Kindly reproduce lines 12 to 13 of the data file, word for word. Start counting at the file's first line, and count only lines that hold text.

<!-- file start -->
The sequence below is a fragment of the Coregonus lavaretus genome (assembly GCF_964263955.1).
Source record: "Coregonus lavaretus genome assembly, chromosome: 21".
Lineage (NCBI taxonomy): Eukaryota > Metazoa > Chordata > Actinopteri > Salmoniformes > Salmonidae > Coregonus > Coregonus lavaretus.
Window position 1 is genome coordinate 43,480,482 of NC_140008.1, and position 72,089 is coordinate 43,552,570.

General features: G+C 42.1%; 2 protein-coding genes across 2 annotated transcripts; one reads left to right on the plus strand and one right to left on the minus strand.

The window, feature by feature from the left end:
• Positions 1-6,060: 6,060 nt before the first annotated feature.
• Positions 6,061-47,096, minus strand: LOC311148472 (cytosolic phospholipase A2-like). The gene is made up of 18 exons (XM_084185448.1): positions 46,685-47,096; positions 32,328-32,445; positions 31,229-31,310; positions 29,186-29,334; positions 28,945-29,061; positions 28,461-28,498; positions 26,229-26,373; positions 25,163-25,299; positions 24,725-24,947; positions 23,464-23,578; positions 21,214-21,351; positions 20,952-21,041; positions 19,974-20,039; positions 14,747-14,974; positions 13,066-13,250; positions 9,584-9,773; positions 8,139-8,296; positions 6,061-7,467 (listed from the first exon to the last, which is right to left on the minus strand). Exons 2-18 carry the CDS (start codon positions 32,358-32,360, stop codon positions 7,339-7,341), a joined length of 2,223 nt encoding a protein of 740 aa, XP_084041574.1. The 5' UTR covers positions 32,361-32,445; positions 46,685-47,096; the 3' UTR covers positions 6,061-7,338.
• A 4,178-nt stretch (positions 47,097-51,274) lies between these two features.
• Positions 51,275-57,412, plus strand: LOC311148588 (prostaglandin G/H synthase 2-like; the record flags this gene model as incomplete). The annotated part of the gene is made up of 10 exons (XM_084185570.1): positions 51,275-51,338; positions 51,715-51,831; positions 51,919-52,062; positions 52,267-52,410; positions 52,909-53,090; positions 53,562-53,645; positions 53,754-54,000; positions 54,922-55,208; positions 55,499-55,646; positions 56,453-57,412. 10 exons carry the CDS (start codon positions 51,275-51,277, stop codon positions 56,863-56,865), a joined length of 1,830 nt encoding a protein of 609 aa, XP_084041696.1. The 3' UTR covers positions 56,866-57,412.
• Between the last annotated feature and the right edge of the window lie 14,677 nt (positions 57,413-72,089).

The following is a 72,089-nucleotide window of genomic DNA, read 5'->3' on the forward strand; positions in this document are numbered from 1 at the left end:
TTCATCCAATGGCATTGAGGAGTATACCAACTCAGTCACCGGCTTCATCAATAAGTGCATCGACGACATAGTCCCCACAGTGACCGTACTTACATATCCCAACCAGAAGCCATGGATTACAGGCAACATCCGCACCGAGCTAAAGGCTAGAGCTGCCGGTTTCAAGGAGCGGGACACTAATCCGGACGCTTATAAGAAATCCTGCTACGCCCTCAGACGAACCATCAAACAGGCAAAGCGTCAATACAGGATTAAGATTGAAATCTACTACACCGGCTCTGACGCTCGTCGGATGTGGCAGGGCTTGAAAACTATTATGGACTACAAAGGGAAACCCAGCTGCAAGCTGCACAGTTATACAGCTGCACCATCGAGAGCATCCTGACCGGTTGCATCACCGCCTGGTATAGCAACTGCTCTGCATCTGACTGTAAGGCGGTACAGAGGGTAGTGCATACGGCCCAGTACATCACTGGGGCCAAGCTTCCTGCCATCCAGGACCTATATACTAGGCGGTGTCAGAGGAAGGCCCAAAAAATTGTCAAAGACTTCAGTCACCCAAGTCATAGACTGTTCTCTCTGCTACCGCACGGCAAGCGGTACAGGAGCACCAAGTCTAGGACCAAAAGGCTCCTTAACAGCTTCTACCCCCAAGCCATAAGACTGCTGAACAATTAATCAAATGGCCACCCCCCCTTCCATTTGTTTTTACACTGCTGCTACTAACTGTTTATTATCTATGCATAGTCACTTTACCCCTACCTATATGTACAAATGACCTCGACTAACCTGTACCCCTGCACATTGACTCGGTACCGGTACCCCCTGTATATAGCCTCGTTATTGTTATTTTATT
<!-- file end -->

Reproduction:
The following is a 72,089-nucleotide window of genomic DNA, read 5'->3' on the forward strand; positions in this document are numbered from 1 at the left end:
TTCATCCAATGGCATTGAGGAGTATACCAACTCAGTCACCGGCTTCATCAATAAGTGCATCGACGACATAGTCCCCACAGTGACCGTACTTACATATCCCAACCAGAAGCCATGGATTACAGGCAACATCCGCACCGAGCTAAAGGCTAGAGCTGCCGGTTTCAAGGAGCGGGACACTAATCCGGACGCTTATAAGAAATCCTGCTACGCCCTCAGACGAACCATCAAACAGGCAAAGCGTCAATACAGGATTAAGATTGAAATCTACTACACCGGCTCTGACGCTCGTCGGATGTGGCAGGGCTTGAAAACTATTATGGACTACAAAGGGAAACCCAGCTGCAAGCTGCACAGTTATACAGCTGCACCATCGAGAGCATCCTGACCGGTTGCATCACCGCCTGGTATAGCAACTGCTCTGCATCTGACTGTAAGGCGGTACAGAGGGTAGTGCATACGGCCCAGTACATCACTGGGGCCAAGCTTCCTGCCATCCAGGACCTATATACTAGGCGGTGTCAGAGGAAGGCCCAAAAAATTGTCAAAGACTTCAGTCACCCAAGTCATAGACTGTTCTCTCTGCTACCGCACGGCAAGCGGTACAGGAGCACCAAGTCTAGGACCAAAAGGCTCCTTAACAGCTTCTACCCCCAAGCCATAAGACTGCTGAACAATTAATCAAATGGCCACCCCCCCTTCCATTTGTTTTTACACTGCTGCTACTAACTGTTTATTATCTATGCATAGTCACTTTACCCCTACCTATATGTACAAATGACCTCGACTAACCTGTACCCCTGCACATTGACTCGGTACCGGTACCCCCTGTATATAGCCTCGTTATTGTTATTTTATT